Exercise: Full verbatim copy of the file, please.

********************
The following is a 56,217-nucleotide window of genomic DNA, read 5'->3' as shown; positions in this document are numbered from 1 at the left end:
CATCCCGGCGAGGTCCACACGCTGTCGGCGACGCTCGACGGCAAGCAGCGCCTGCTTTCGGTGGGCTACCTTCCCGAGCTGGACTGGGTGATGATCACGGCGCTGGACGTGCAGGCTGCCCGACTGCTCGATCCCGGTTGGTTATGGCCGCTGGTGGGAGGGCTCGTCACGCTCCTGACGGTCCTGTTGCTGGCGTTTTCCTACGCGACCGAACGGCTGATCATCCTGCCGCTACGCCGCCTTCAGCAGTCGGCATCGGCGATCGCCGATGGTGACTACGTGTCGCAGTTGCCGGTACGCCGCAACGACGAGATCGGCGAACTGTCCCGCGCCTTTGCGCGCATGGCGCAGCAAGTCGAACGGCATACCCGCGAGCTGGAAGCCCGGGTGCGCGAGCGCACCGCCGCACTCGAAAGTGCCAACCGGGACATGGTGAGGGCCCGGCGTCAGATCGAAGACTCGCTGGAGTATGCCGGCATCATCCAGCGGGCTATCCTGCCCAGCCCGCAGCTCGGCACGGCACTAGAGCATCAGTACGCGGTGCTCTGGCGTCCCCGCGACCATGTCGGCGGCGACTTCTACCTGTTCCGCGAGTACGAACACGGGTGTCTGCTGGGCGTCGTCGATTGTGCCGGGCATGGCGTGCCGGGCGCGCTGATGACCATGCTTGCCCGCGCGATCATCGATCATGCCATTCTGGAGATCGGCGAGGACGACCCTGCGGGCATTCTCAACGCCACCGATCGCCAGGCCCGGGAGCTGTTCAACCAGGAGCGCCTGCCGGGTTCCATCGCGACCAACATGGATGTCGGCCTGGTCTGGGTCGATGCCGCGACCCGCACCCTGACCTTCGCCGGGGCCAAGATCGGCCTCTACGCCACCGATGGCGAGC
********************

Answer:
The following is a 56,217-nucleotide window of genomic DNA, read 5'->3' as shown; positions in this document are numbered from 1 at the left end:
CATCCCGGCGAGGTCCACACGCTGTCGGCGACGCTCGACGGCAAGCAGCGCCTGCTTTCGGTGGGCTACCTTCCCGAGCTGGACTGGGTGATGATCACGGCGCTGGACGTGCAGGCTGCCCGACTGCTCGATCCCGGTTGGTTATGGCCGCTGGTGGGAGGGCTCGTCACGCTCCTGACGGTCCTGTTGCTGGCGTTTTCCTACGCGACCGAACGGCTGATCATCCTGCCGCTACGCCGCCTTCAGCAGTCGGCATCGGCGATCGCCGATGGTGACTACGTGTCGCAGTTGCCGGTACGCCGCAACGACGAGATCGGCGAACTGTCCCGCGCCTTTGCGCGCATGGCGCAGCAAGTCGAACGGCATACCCGCGAGCTGGAAGCCCGGGTGCGCGAGCGCACCGCCGCACTCGAAAGTGCCAACCGGGACATGGTGAGGGCCCGGCGTCAGATCGAAGACTCGCTGGAGTATGCCGGCATCATCCAGCGGGCTATCCTGCCCAGCCCGCAGCTCGGCACGGCACTAGAGCATCAGTACGCGGTGCTCTGGCGTCCCCGCGACCATGTCGGCGGCGACTTCTACCTGTTCCGCGAGTACGAACACGGGTGTCTGCTGGGCGTCGTCGATTGTGCCGGGCATGGCGTGCCGGGCGCGCTGATGACCATGCTTGCCCGCGCGATCATCGATCATGCCATTCTGGAGATCGGCGAGGACGACCCTGCGGGCATTCTCAACGCCACCGATCGCCAGGCCCGGGAGCTGTTCAACCAGGAGCGCCTGCCGGGTTCCATCGCGACCAACATGGATGTCGGCCTGGTCTGGGTCGATGCCGCGACCCGCACCCTGACCTTCGCCGGGGCCAAGATCGGCCTCTACGCCACCGATGGCGAGC